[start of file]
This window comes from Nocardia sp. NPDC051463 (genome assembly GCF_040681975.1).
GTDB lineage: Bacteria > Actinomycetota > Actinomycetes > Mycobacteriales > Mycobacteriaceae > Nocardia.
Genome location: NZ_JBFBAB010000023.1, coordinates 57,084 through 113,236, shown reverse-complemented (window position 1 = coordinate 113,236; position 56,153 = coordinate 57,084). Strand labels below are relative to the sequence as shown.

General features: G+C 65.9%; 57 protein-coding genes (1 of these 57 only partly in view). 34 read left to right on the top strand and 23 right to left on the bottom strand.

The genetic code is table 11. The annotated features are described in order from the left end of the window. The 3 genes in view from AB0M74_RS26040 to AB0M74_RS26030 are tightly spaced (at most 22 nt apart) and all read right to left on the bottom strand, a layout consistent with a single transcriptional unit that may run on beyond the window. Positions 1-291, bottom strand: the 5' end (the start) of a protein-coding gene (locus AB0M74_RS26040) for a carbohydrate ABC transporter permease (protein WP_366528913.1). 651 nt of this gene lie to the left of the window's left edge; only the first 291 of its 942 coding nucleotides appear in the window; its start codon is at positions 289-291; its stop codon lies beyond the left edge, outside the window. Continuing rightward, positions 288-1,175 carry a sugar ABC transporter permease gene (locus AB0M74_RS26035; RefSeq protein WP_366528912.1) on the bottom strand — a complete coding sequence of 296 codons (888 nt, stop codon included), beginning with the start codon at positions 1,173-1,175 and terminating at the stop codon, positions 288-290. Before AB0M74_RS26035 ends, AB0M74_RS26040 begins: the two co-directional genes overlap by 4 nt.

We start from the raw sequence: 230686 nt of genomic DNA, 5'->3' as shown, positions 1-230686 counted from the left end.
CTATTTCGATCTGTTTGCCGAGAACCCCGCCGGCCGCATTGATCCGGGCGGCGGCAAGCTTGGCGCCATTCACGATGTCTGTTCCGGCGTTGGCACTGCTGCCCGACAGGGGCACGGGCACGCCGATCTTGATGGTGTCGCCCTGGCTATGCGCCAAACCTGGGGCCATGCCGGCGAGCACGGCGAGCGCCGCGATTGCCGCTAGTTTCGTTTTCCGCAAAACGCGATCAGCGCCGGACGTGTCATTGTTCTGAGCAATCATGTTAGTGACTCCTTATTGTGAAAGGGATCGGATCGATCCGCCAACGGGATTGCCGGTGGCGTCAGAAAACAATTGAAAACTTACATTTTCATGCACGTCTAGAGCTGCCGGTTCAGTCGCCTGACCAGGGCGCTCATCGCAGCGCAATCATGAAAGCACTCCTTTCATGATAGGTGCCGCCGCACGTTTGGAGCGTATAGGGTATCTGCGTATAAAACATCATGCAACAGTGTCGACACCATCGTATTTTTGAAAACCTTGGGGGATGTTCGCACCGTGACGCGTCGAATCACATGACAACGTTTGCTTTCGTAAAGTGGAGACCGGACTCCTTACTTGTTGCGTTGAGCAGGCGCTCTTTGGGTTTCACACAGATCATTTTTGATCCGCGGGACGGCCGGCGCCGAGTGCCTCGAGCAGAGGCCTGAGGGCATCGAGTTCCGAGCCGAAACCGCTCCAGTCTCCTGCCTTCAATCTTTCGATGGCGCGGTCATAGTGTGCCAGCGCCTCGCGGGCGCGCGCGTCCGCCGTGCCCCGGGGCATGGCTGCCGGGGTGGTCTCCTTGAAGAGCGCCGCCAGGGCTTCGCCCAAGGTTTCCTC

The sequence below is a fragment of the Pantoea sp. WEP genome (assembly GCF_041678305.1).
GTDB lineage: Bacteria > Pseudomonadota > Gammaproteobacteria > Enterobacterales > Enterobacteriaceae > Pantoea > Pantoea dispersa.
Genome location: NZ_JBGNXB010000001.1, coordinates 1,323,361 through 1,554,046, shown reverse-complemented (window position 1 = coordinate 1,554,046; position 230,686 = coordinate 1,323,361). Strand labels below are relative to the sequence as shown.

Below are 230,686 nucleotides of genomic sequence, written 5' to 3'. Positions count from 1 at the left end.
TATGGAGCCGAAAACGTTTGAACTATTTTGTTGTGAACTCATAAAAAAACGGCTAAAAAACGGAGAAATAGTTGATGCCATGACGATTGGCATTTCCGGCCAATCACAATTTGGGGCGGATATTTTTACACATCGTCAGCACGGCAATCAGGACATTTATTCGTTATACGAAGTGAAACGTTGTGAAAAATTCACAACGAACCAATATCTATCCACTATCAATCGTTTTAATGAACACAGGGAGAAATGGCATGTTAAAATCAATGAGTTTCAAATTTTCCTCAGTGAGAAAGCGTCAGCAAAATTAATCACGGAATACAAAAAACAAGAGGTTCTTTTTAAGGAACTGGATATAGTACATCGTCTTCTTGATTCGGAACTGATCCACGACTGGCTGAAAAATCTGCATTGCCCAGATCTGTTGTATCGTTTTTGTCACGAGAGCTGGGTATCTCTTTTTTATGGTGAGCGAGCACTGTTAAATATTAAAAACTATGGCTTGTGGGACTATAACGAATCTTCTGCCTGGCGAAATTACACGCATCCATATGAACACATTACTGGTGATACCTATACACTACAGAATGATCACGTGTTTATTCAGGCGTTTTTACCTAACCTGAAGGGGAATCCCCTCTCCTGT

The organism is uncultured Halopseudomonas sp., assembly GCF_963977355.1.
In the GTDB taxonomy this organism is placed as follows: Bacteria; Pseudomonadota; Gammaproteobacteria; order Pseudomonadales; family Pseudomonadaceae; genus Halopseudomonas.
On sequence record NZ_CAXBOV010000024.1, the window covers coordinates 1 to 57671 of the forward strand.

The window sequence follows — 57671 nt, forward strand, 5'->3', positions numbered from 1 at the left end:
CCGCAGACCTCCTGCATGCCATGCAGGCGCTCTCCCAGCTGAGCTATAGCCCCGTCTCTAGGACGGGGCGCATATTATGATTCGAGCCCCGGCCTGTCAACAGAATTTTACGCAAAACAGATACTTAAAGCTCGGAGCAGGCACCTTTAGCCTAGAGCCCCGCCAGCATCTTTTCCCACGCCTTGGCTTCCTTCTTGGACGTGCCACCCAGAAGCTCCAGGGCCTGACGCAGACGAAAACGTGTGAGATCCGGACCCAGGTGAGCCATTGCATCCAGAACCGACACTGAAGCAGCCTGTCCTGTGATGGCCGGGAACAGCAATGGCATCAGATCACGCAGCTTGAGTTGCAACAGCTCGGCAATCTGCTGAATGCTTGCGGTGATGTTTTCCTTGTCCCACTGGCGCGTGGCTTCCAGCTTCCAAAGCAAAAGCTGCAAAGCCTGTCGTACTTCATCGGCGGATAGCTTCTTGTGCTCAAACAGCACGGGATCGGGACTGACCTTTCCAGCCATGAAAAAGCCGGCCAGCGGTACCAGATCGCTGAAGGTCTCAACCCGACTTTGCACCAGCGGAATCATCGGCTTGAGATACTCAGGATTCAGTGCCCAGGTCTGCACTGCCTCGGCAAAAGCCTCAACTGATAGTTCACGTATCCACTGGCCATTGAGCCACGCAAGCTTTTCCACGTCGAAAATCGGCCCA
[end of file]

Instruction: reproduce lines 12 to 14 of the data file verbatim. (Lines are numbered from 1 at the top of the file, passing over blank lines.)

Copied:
TATGGAGCCGAAAACGTTTGAACTATTTTGTTGTGAACTCATAAAAAAACGGCTAAAAAACGGAGAAATAGTTGATGCCATGACGATTGGCATTTCCGGCCAATCACAATTTGGGGCGGATATTTTTACACATCGTCAGCACGGCAATCAGGACATTTATTCGTTATACGAAGTGAAACGTTGTGAAAAATTCACAACGAACCAATATCTATCCACTATCAATCGTTTTAATGAACACAGGGAGAAATGGCATGTTAAAATCAATGAGTTTCAAATTTTCCTCAGTGAGAAAGCGTCAGCAAAATTAATCACGGAATACAAAAAACAAGAGGTTCTTTTTAAGGAACTGGATATAGTACATCGTCTTCTTGATTCGGAACTGATCCACGACTGGCTGAAAAATCTGCATTGCCCAGATCTGTTGTATCGTTTTTGTCACGAGAGCTGGGTATCTCTTTTTTATGGTGAGCGAGCACTGTTAAATATTAAAAACTATGGCTTGTGGGACTATAACGAATCTTCTGCCTGGCGAAATTACACGCATCCATATGAACACATTACTGGTGATACCTATACACTACAGAATGATCACGTGTTTATTCAGGCGTTTTTACCTAACCTGAAGGGGAATCCCCTCTCCTGT

The organism is uncultured Halopseudomonas sp., assembly GCF_963977355.1.
In the GTDB taxonomy this organism is placed as follows: Bacteria; Pseudomonadota; Gammaproteobacteria; order Pseudomonadales; family Pseudomonadaceae; genus Halopseudomonas.